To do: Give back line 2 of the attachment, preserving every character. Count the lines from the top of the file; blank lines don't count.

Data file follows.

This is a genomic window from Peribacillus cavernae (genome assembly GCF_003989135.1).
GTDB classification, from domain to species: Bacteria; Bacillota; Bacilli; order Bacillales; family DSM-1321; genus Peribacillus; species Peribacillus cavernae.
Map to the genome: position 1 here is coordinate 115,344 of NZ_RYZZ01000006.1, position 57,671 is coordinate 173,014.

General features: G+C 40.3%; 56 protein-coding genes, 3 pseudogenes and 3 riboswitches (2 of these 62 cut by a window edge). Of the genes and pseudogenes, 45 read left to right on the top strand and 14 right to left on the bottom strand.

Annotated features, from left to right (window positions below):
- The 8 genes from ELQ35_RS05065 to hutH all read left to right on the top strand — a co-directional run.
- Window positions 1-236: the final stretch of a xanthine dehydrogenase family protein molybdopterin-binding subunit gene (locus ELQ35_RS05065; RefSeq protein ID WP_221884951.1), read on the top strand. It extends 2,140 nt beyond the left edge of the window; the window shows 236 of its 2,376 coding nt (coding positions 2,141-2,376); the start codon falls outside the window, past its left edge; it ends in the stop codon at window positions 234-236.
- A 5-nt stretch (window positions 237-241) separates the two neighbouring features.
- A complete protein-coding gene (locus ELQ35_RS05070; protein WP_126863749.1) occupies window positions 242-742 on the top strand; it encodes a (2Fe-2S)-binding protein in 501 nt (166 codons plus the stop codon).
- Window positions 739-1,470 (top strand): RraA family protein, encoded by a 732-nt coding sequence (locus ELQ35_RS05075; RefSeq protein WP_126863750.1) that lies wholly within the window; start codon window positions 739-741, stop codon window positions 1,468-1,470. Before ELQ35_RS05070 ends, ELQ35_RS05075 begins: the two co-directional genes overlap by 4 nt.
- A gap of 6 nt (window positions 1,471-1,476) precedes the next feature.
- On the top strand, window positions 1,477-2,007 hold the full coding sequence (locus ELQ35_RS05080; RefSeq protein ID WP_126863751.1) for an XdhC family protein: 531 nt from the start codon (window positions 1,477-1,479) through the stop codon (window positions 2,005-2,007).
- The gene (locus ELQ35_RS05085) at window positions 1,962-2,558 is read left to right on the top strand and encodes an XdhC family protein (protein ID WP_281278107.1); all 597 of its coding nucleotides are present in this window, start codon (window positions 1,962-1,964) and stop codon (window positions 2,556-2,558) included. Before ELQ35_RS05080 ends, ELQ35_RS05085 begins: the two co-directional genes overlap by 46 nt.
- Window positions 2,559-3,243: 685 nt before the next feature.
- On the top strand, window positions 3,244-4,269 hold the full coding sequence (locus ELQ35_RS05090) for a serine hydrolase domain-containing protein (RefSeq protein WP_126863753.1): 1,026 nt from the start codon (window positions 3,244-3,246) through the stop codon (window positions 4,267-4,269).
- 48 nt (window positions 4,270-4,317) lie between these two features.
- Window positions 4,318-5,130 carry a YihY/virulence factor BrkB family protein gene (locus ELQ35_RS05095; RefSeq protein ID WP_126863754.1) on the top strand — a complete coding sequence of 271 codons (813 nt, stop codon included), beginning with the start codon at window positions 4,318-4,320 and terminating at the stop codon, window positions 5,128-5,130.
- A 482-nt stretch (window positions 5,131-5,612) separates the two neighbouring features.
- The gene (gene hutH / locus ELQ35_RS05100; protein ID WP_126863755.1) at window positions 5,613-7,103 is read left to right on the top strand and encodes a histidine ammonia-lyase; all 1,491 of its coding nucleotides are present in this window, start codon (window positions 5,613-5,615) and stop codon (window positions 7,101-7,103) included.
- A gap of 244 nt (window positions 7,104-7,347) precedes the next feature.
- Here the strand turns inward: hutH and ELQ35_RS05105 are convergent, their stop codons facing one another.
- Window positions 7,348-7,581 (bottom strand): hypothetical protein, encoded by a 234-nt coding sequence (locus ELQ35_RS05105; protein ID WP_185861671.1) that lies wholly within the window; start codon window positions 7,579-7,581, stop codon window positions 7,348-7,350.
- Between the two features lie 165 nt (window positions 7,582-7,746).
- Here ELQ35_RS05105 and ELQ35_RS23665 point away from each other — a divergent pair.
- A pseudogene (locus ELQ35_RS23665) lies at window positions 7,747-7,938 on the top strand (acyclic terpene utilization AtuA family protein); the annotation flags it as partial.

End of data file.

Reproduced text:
GTDB classification, from domain to species: Bacteria; Bacillota; Bacilli; order Bacillales; family DSM-1321; genus Peribacillus; species Peribacillus cavernae.